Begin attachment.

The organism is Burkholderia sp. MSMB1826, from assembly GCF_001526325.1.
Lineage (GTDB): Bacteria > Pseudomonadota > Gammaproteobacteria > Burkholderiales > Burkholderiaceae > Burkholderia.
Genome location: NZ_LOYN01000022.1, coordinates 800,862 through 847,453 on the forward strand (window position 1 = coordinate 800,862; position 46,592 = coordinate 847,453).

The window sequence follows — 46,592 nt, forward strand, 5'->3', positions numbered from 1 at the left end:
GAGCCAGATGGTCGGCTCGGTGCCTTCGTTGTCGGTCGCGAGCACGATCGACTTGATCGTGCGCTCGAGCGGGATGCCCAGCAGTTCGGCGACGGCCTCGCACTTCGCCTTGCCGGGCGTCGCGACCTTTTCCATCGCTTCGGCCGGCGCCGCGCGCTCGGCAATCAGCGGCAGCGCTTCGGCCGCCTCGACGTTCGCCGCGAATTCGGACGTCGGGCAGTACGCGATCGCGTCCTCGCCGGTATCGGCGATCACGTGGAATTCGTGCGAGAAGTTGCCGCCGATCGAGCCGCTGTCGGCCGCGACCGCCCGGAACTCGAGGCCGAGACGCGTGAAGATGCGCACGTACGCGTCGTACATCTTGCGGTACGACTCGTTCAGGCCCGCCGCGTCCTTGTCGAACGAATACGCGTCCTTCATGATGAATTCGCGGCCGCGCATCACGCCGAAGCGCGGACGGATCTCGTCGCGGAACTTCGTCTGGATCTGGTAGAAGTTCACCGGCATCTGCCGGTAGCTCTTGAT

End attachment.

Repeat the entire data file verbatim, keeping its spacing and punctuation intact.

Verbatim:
The organism is Burkholderia sp. MSMB1826, from assembly GCF_001526325.1.
Lineage (GTDB): Bacteria > Pseudomonadota > Gammaproteobacteria > Burkholderiales > Burkholderiaceae > Burkholderia.
Genome location: NZ_LOYN01000022.1, coordinates 800,862 through 847,453 on the forward strand (window position 1 = coordinate 800,862; position 46,592 = coordinate 847,453).

The window sequence follows — 46,592 nt, forward strand, 5'->3', positions numbered from 1 at the left end:
GAGCCAGATGGTCGGCTCGGTGCCTTCGTTGTCGGTCGCGAGCACGATCGACTTGATCGTGCGCTCGAGCGGGATGCCCAGCAGTTCGGCGACGGCCTCGCACTTCGCCTTGCCGGGCGTCGCGACCTTTTCCATCGCTTCGGCCGGCGCCGCGCGCTCGGCAATCAGCGGCAGCGCTTCGGCCGCCTCGACGTTCGCCGCGAATTCGGACGTCGGGCAGTACGCGATCGCGTCCTCGCCGGTATCGGCGATCACGTGGAATTCGTGCGAGAAGTTGCCGCCGATCGAGCCGCTGTCGGCCGCGACCGCCCGGAACTCGAGGCCGAGACGCGTGAAGATGCGCACGTACGCGTCGTACATCTTGCGGTACGACTCGTTCAGGCCCGCCGCGTCCTTGTCGAACGAATACGCGTCCTTCATGATGAATTCGCGGCCGCGCATCACGCCGAAGCGCGGACGGATCTCGTCGCGGAACTTCGTCTGGATCTGGTAGAAGTTCACCGGCATCTGCCGGTAGCTCTTGAT